Before Switzerland, Bell signed with Avangard Omsk of the KHL, registering two assists in one game. But, as can happen in Russia (and this franchise in particular), he was asked to sign something in Russian. He admits he should have refused, but the next thing he knew, the club was claiming he'd signed his own release form and they didn't owe him any money. If that league wants to be taken seriously, this stuff must stop.20.
There were a lot of rumours, but I don't think Toronto is willing to deal Nazem Kadri -- yet. 21.
You heard Brian Burke say he's not going to overpay for 60 games of Clarke Macarthur. Sounds like there is a lot of common ground between the two sides, though. However, what's really important is that the organization realizes top-line players cost money and won't allow anyone's demands to take away from what they've budgeted for those players.
If you didn't see the Inside Hockey on the Canucks' sleep research, it is here
. The company they deal with is called Fatigue Science, and it wants to work with the NHL on improving travel for officials. It believes there is real room to ease the fatigue factor on the zebras.23.
Been a tough year for Chris Phillips, but a couple of other NHL coaches say that with different structure, he can bounce back.
Phoenix targeted Rostislav Klesla because it needed a physical defenceman against the Pacific Division's power forwards -- Thornton, Morrow, Getzlaf, and now Penner. You need the big guys on your blue-line. 25.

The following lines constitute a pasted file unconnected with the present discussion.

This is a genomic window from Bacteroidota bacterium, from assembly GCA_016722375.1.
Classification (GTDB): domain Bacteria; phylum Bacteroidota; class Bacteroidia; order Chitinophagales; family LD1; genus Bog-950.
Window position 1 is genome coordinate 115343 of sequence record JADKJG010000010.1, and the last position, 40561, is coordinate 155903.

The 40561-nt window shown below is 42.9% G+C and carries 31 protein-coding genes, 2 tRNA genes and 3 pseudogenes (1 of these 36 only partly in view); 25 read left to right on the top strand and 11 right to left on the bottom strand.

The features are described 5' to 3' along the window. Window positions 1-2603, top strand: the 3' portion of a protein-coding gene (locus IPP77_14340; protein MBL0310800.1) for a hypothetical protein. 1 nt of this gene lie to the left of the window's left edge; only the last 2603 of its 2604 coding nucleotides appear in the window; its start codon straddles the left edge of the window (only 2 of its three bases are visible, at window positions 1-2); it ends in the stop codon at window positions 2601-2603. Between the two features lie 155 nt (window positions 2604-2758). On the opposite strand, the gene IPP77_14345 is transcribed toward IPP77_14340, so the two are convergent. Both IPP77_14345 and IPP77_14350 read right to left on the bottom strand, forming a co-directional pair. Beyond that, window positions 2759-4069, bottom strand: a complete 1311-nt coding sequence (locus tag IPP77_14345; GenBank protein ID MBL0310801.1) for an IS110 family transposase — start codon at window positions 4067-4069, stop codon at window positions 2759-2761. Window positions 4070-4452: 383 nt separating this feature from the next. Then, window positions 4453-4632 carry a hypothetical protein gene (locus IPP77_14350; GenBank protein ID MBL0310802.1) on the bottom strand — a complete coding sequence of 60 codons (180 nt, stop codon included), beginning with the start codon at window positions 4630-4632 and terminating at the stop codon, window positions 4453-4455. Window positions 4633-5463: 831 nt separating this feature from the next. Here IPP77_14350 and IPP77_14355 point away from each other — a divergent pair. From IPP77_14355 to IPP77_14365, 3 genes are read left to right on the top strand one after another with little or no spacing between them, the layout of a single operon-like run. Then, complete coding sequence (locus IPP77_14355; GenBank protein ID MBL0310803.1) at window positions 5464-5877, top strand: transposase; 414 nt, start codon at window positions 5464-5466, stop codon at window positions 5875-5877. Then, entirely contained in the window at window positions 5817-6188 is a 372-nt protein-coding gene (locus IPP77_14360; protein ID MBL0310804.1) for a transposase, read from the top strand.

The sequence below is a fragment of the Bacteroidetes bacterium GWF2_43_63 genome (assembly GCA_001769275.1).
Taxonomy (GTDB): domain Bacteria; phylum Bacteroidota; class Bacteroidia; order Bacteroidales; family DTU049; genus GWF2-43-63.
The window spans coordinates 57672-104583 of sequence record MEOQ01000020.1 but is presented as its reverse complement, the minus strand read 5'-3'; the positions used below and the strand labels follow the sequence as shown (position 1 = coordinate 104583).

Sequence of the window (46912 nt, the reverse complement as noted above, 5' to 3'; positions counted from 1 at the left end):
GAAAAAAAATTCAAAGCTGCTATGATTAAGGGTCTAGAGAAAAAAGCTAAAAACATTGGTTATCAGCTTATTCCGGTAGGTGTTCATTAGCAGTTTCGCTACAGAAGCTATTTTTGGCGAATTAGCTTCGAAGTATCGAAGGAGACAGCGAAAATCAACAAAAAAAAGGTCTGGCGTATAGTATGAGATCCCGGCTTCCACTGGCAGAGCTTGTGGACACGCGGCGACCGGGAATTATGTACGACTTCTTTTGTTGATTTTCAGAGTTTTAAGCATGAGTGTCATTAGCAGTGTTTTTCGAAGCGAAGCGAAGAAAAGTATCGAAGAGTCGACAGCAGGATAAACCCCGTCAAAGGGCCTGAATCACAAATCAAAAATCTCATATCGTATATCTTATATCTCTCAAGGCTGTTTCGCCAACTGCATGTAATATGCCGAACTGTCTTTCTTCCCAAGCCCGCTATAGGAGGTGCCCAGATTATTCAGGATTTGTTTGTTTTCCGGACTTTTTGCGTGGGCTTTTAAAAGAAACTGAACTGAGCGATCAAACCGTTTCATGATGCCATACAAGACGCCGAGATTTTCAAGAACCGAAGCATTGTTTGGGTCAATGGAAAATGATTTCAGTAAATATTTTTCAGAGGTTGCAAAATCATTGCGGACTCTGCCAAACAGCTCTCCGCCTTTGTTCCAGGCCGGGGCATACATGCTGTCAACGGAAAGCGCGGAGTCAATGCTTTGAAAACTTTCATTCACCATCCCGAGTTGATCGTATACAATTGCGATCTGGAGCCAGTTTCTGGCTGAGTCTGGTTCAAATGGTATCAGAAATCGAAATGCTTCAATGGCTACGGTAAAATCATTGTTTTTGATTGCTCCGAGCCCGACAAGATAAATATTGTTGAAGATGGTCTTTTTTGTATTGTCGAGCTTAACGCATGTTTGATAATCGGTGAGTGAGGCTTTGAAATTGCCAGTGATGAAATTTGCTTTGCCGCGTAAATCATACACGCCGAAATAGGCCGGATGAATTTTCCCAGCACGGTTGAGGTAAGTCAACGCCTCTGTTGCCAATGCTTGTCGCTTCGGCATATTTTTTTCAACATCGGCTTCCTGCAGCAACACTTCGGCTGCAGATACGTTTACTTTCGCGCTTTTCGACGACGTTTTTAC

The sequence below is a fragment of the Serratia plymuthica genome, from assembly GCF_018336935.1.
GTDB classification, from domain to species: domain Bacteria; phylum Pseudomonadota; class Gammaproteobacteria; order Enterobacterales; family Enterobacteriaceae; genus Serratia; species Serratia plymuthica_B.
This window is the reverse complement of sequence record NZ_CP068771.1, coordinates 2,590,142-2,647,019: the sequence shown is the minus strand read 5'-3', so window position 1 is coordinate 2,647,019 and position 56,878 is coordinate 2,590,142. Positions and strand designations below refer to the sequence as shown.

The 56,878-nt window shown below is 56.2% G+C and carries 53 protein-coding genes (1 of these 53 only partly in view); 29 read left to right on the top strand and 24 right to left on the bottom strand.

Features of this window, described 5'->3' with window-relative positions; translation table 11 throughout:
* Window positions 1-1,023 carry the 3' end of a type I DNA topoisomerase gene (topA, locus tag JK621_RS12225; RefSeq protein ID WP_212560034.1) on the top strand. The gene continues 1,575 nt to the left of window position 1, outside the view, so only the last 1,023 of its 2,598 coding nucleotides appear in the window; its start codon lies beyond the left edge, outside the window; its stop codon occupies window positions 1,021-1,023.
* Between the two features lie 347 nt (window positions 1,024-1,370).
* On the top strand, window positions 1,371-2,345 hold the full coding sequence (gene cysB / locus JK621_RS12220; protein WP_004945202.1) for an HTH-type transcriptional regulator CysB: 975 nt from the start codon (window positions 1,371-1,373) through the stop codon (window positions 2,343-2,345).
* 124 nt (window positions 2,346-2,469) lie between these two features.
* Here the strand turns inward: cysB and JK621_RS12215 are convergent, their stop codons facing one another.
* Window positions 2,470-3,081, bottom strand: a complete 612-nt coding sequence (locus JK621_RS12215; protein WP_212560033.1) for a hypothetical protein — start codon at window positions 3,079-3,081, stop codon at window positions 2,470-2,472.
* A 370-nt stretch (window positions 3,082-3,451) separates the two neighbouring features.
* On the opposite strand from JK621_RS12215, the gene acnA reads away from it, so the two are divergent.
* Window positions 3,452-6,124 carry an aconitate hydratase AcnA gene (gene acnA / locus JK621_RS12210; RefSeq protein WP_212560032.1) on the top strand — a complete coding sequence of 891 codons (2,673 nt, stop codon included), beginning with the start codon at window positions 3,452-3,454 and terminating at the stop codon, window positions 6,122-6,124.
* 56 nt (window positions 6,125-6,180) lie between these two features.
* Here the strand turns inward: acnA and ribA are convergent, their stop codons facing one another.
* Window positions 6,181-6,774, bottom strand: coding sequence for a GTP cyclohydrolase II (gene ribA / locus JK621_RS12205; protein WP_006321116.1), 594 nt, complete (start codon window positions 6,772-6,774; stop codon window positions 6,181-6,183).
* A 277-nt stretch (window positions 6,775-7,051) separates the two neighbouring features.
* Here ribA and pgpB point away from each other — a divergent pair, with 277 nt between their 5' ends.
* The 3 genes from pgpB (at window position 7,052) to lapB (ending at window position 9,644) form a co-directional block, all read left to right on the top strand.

Washington was very wise to make deals that didn't rob them of their future. Can't help but look at that roster and think the Capitals are one or two years away from really being ready. By then, Carlson/Alzner will mature into a terrific two-way duo and one of those goalies will grab a stranglehold in net.
Think Montreal wanted to deal Andrei Kostitsyn, but not just give him away. Offers weren't great.
Always interested when Carolina GM Jim Rutherford trades for a defenceman, because he believes they need a few years to mature. Derek Joslin looks very promising. I'll bet, though, he wasn't happy about losing Brett Carson on waivers.28.
There is some real surprise that Colorado has decided to regard last year as, basically, a fluke. People who know that situation much better than I do say the decision to trade Chris Stewart, followed by the vote of confidence in Joe Sacco, was a message to players that the coach is going nowhere. 29.
Mentioned it a little last week, but heard a lot of this afterwards: "Stewart? A power forward with a right-handed shot? Wish I knew he was available."
Tweeted yesterday about the fact our CBC producers were the ones who called Sergei Samsonov to let him know he'd be traded. It's really unfortunate, but it happens frequently. First time was at the 1999 deadline. Heard Jason Smith was traded from Toronto to Edmonton. I told my producers at The Score, who called back in a panic to say he had no idea. He didn't find out for hours. I'm going to find the 2006 headliner I did on Brendan Witt at the deadline and post it. That was really uncomfortable, and made me realize how tough the deadline can be.